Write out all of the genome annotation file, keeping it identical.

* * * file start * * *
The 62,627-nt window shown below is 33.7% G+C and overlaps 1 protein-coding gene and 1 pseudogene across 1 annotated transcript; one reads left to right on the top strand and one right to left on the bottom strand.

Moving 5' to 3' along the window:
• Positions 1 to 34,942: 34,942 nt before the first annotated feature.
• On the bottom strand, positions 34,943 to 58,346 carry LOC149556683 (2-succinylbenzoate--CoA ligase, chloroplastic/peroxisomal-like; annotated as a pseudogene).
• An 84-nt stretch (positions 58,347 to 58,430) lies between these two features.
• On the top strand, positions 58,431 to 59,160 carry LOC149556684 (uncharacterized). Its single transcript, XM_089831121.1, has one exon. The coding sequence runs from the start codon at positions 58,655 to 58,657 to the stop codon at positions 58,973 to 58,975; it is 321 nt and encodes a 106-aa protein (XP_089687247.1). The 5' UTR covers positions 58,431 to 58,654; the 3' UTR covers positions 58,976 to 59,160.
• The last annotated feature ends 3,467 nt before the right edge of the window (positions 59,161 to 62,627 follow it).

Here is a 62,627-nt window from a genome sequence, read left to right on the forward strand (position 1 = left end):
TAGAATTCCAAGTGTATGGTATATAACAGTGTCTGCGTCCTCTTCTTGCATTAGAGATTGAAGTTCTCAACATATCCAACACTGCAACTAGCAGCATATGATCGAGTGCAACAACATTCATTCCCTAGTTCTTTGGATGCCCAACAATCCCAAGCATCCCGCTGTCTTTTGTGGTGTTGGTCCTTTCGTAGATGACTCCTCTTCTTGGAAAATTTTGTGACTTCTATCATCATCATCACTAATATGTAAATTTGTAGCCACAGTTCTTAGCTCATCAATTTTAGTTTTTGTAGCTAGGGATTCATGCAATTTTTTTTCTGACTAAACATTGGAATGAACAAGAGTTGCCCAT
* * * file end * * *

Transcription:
The 62,627-nt window shown below is 33.7% G+C and overlaps 1 protein-coding gene and 1 pseudogene across 1 annotated transcript; one reads left to right on the top strand and one right to left on the bottom strand.

Moving 5' to 3' along the window:
• Positions 1 to 34,942: 34,942 nt before the first annotated feature.
• On the bottom strand, positions 34,943 to 58,346 carry LOC149556683 (2-succinylbenzoate--CoA ligase, chloroplastic/peroxisomal-like; annotated as a pseudogene).
• An 84-nt stretch (positions 58,347 to 58,430) lies between these two features.
• On the top strand, positions 58,431 to 59,160 carry LOC149556684 (uncharacterized). Its single transcript, XM_089831121.1, has one exon. The coding sequence runs from the start codon at positions 58,655 to 58,657 to the stop codon at positions 58,973 to 58,975; it is 321 nt and encodes a 106-aa protein (XP_089687247.1). The 5' UTR covers positions 58,431 to 58,654; the 3' UTR covers positions 58,976 to 59,160.
• The last annotated feature ends 3,467 nt before the right edge of the window (positions 59,161 to 62,627 follow it).

Here is a 62,627-nt window from a genome sequence, read left to right on the forward strand (position 1 = left end):
TAGAATTCCAAGTGTATGGTATATAACAGTGTCTGCGTCCTCTTCTTGCATTAGAGATTGAAGTTCTCAACATATCCAACACTGCAACTAGCAGCATATGATCGAGTGCAACAACATTCATTCCCTAGTTCTTTGGATGCCCAACAATCCCAAGCATCCCGCTGTCTTTTGTGGTGTTGGTCCTTTCGTAGATGACTCCTCTTCTTGGAAAATTTTGTGACTTCTATCATCATCATCACTAATATGTAAATTTGTAGCCACAGTTCTTAGCTCATCAATTTTAGTTTTTGTAGCTAGGGATTCATGCAATTTTTTTTCTGACTAAACATTGGAATGAACAAGAGTTGCCCAT